According to the uncertainty principle that governs RCTs, healthcare professionals who take part should be unsure as to which option, or trial arm is superior . Therefore, if these professionals are in individual equipoise, each constituent entity should have the meaning of being an ‘acceptable’ option for all patients. However, these new connections cannot be forced; connections between elements occur through dynamic processes of association as entities are repeatedly performed, and cannot be controlled by one person or group (in this case a research team) . Several participants indicated that they felt that the social practice of providing prevention alone was insufficient without further intervention. It may be possible that this social practice is still more of a proto-practice; as such its meaning as an effective treatment for carious lesions is not particularly well established in the context of oral care. Yet other participants who did follow the clinical protocol were surprised at the success of using prevention alone to manage carious lesions. By situating the social practices involved in FiCTION in the wider context of ‘doing dentistry’, we can see that some DPs struggled with equipoise . As has previously been identified, involvement in RCTs can be an intellectual and emotional challenge for healthcare professionals . If a DP is not in individual equipoise, treating patients according to a randomly selected treatment arm may feel uncomfortable. During their training to take part in RCTs DPs need to be prepared for these challenges.
The treatment options involved in this trial were social practices that already carry particular meanings for DPs, meanings which connect and disconnect from existing practices over time. These processes of connection and disconnection occur as DPs repeatedly perform different entities, and experience treatments as successful or not. DPs also learn from verbal and written accounts of other people’s performances (for example, through conversations with colleagues or published research), which can help to strengthen the links between particular elements. As a result, the social practices themselves are subject to instability and change with some being better established than others. This research found that repeatedly performing new entities over time can contribute to the formation and deformation of links, as with the Hall technique (which had started to carry the meaning of being ‘effective’ rather than ‘unfamiliar’ for participants in this study). However, individual DPs need to be introduced to the social practice of sealing-in carious tooth tissue through gaining familiarity with the relevant materials, training in selecting and fitting crowns and reading research that demonstrates the effectiveness of this approach.
Participants were also questioned as to how they anticipated managing children with carious lesions in the future. The aim of FiCTION was to compare the clinical and cost-effectiveness of three treatment strategies. DPs acknowledged the value of evidence and stated that they would use the results of FiCTION to inform how they practiced dentistry. However, several rejected the idea that FiCTION would identify one option that would be most effective in every situation. Participants emphasised that they expected to continue to display practical know-how; using existing experiential and interpersonal knowledge to select the best option for each individual child. Our research shows that meanings of effectiveness are strongly linked to particular materials and competences, and these connections may be difficult to break, despite the possibility of different ways of managing children with carious lesions. Recruiting individual DPs to new social practices is likely to be a gradual process and therefore challenging to implement into a trial without a longer lead-in time. Following the FiCTION Trial, further work, using Normalisation Process Theory, could investigate the implementation of interventions to manage children with caries in general dental practice [35, 36].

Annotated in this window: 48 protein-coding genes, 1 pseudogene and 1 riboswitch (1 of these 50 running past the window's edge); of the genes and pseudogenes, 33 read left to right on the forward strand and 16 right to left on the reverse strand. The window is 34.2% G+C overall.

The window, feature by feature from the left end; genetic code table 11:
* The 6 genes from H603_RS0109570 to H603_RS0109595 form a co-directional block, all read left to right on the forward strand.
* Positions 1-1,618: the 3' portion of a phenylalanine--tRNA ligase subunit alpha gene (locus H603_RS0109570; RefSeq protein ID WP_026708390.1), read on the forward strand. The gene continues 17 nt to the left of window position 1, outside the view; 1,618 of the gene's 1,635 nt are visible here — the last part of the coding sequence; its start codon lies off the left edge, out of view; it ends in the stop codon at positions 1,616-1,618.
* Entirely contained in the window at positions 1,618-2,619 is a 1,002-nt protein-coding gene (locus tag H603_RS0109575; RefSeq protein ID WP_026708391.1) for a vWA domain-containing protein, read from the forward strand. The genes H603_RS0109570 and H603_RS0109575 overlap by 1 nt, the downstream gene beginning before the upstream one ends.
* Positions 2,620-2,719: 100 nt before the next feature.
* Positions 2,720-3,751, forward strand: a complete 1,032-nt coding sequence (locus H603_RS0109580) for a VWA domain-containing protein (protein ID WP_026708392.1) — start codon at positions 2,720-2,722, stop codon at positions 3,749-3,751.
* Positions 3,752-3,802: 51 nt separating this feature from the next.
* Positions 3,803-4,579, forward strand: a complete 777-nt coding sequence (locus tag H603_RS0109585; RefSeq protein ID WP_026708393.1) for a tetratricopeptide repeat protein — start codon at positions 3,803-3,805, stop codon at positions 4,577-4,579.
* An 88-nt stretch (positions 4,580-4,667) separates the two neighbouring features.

Strengths and limitations of the study
Many studies exploring the attitudes and beliefs relating to dental care rely upon participants considering how they might feel in an abstract way, imagining how they would be react or behave in a particular instance. Participants in this study however have actively been engaged in all of the caries management strategies discussed and thus interviews reflected on attitudes and beliefs based up real life experiences. The findings of this study should be viewed in light of the study limitations. The sample size of 31 is consistent with qualitative research, and is not a limitation. Nevertheless, due to the small number of participants involved, it was not possible to draw conclusions about the differences between individual dentists as compared to those between dentists (as a group), dental nurses and dental therapists.
The DPs were interviewed on one occasion (towards the end of the trial, but before the findings were available). A longitudinal study design, involving repeated interviews, may have shown how views changed over time. This may be a useful approach in future qualitative research evaluating clinical trials.